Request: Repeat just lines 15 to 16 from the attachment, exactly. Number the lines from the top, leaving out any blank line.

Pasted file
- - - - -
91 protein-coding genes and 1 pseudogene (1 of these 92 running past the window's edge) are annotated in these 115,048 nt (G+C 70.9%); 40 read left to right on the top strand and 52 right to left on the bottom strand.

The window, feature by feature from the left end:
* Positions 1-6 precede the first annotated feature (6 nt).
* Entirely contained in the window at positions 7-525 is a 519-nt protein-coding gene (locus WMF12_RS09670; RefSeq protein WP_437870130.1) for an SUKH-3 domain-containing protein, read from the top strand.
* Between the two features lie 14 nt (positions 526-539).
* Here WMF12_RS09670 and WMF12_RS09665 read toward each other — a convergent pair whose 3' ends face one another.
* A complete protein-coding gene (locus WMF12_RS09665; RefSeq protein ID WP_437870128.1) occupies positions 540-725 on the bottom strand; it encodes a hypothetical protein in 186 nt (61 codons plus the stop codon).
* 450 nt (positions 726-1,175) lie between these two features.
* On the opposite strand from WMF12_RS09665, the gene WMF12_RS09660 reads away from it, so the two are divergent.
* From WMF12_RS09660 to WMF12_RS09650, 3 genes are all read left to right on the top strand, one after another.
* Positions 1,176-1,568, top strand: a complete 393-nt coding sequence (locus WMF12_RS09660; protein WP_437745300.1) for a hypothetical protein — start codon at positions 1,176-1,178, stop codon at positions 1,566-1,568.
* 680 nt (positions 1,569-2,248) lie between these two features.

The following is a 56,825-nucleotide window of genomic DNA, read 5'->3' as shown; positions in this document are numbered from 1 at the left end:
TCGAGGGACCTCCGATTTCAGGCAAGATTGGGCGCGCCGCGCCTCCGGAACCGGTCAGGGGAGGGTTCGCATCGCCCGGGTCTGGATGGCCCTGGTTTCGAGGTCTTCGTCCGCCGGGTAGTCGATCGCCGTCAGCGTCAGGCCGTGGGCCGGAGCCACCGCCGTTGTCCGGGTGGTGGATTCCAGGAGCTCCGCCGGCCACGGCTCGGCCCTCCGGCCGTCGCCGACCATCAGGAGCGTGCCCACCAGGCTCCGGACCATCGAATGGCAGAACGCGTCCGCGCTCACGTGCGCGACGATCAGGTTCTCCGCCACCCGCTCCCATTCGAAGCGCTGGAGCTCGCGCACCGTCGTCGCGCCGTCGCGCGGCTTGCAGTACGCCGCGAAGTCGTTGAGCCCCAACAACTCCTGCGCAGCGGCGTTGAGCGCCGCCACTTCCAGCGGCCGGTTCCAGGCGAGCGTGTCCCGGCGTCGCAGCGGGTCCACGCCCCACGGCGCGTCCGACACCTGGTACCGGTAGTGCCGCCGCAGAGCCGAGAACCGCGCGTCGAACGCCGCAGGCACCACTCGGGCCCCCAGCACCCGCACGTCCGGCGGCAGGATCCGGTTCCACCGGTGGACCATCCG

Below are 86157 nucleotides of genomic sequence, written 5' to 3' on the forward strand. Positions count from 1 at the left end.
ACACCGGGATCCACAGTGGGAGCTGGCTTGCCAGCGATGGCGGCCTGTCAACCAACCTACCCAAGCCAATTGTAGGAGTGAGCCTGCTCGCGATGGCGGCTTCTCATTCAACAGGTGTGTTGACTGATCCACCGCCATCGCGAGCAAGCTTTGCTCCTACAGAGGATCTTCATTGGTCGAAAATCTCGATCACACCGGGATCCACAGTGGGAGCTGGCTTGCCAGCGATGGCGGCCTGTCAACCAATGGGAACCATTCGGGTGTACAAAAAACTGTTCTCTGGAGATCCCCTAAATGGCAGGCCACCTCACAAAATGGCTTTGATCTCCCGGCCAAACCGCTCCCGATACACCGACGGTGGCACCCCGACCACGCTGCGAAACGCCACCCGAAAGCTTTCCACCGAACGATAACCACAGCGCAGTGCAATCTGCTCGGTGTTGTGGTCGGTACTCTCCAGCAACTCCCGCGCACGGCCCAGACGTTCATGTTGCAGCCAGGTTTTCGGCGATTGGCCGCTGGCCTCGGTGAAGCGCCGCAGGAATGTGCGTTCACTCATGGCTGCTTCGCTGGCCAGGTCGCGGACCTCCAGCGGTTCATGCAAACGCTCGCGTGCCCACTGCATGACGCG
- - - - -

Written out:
Below are 86157 nucleotides of genomic sequence, written 5' to 3' on the forward strand. Positions count from 1 at the left end.
ACACCGGGATCCACAGTGGGAGCTGGCTTGCCAGCGATGGCGGCCTGTCAACCAACCTACCCAAGCCAATTGTAGGAGTGAGCCTGCTCGCGATGGCGGCTTCTCATTCAACAGGTGTGTTGACTGATCCACCGCCATCGCGAGCAAGCTTTGCTCCTACAGAGGATCTTCATTGGTCGAAAATCTCGATCACACCGGGATCCACAGTGGGAGCTGGCTTGCCAGCGATGGCGGCCTGTCAACCAATGGGAACCATTCGGGTGTACAAAAAACTGTTCTCTGGAGATCCCCTAAATGGCAGGCCACCTCACAAAATGGCTTTGATCTCCCGGCCAAACCGCTCCCGATACACCGACGGTGGCACCCCGACCACGCTGCGAAACGCCACCCGAAAGCTTTCCACCGAACGATAACCACAGCGCAGTGCAATCTGCTCGGTGTTGTGGTCGGTACTCTCCAGCAACTCCCGCGCACGGCCCAGACGTTCATGTTGCAGCCAGGTTTTCGGCGATTGGCCGCTGGCCTCGGTGAAGCGCCGCAGGAATGTGCGTTCACTCATGGCTGCTTCGCTGGCCAGGTCGCGGACCTCCAGCGGTTCATGCAAACGCTCGCGTGCCCACTGCATGACGCG